Before we could carry a gun and hunt, Dad wanted to make sure we knew how to handle a firearm safely and would need to go through the Hunters Safety Course. Back then, the course was taught through the school and once we graduated, we hoped to get a 22 rifle to hunt gophers. 

  As far as pheasant hunting was concerned, we would have to wait until we were older and had our own shotguns, as in our family there was only one shotgun, an old Winchester Model 97 twelve-gauge and for safety reasons Dad would not allow us to use it.

  Dad introduced us to hunting on these trips and we were always looking forward to these excursions. 

  It was not that we were only excited about the annual hunting trip, but before we would meet up with the other hunters; we would always stop at Tinker Town west on HWY. 212 for an early lunch.   

  This was something special to us, as it was where we got our first “store bought” hamburger and a pop and had an opportunity to see the huge pheasant and burro statues they had there.

  Sure, on these trips, we were not really hunting, just sharing the experience, as my brother and I were Dad’s bird dogs, flushing, running down and retrieving birds.

  Even though I never had the opportunity to shoot a bird, I could not wait until opening day to spend some quality time with Dad in the outdoors.

  After a few years on these trips, I realized that certain areas held more birds and because I wanted to be where the action was, I needed to be with the group of hunters walking those areas.

   At times, there was not much difference between one location and another; maybe just a subtle change that held the birds.

  As I grew older and started to hunt more, I would always look for these, hunting those subtle changes, as there was something, which drew both the birds and I to these spots.

  These areas were not always the best habitat in the field, where the most cover existed and sometimes they would even be some of the poorest cover in the field, but they held birds.

  I could not help but notice the same thing when I did some depredation trapping; some areas just had more sign with the critters using these areas more than others did, even the furbearers were relating to them just as the pheasants had.  [Read more…]

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A Hunter and His Dog When it’s Time to say Goodbye By Gary Howey

  Each time, when I pull into my driveway, I would glance over towards the dog kennel in my backyard, as there has always been one of my hunting dogs waiting for me.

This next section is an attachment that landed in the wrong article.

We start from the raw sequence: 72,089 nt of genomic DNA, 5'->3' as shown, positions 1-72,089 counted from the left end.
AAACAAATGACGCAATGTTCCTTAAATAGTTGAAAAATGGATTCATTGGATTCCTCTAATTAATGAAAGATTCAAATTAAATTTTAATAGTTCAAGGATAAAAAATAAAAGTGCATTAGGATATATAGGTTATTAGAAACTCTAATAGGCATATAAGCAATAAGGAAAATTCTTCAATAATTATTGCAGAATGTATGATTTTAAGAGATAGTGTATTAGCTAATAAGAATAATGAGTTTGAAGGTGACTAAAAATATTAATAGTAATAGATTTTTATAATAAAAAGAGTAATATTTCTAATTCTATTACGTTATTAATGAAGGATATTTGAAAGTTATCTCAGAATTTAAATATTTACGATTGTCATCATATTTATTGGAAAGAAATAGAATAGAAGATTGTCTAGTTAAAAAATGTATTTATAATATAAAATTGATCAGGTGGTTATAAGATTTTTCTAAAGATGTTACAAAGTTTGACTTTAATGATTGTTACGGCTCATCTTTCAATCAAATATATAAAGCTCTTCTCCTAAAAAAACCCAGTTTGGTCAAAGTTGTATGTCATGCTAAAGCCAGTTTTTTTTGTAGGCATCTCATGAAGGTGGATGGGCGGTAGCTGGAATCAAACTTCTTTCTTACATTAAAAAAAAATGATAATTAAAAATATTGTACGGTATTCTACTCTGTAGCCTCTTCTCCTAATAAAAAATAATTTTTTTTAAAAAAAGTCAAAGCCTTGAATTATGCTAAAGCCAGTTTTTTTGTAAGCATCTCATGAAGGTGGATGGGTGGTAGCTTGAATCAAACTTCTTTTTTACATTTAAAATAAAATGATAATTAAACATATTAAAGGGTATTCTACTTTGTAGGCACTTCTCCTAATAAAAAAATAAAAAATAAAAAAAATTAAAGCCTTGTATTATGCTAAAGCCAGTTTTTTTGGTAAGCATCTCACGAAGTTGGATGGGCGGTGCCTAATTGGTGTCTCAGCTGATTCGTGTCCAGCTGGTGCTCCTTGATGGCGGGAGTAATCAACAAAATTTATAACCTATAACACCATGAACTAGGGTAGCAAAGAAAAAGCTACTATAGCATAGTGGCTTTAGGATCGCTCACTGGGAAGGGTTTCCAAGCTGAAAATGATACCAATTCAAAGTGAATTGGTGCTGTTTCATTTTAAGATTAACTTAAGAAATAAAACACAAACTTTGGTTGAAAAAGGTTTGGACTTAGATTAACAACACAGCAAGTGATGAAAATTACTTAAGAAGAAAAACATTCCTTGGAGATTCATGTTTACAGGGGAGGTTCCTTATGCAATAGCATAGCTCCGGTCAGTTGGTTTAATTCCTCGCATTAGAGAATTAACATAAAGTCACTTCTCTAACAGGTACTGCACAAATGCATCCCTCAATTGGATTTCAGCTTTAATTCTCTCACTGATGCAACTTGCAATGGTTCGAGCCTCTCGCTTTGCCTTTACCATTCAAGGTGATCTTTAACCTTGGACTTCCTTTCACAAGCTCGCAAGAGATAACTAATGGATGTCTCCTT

I cannot describe how I felt last week, coming home, looking  towards the kennel and the kennel was empty after I lost my dog, it was a tough deal and I felt lost.

  Ever since I came to Nebraska from Watertown, S.D., I have always had a hunting dog and loved hunting behind them.

  My first dog an A.K.C. registered Brittney spaniel, a pup I received in payment for working at a part-time job.  When it came to pay day, the owner informed me he did not have the money to pay me and told me to take one of his dog’s pup and an old 53 GMC pickup setting out in his trees as payment.

   It seemed to me that a dog and an old ugly pickup were better than nothing was, so I returned the following afternoon after work to see if I could pick up a pup and get the pickup to start.

  My wife was not too keen on the idea when I came home with a puppy, an old pickup and no cash, as the extra money was something we had counted on.

  We named the pup “Calico” who was a little high-spirited, and there were days when I wondered if he knew what a bird was, while at other times, he amazed me with his ability to locate and retrieve whatever I knocked down.

  Back then, habitat was sparse and about the only habitat in the county where I lived were the unpicked corn and the terrace rows.  Back then, the cornrows were wide with grass and weeds growing between the rows and because of the hilly ground many of the fields were terraced. We hunted together for over ten years and my first experience hunting with a dog and the only way I wanted to hunt after that.

  I had a couple of dogs in between, when we had our kids and these dogs were more of a pet for the kids than full-fledged hunting dogs.

  A friend of mine gave me my last dog and just a year old when he came to live with. This friend of mine had several dogs, including this partially trained A.K.C. registered black Lab named “Bay’s Doolin Moe Joe” that he was looking to give to someone who would give it a good home. [Read more…]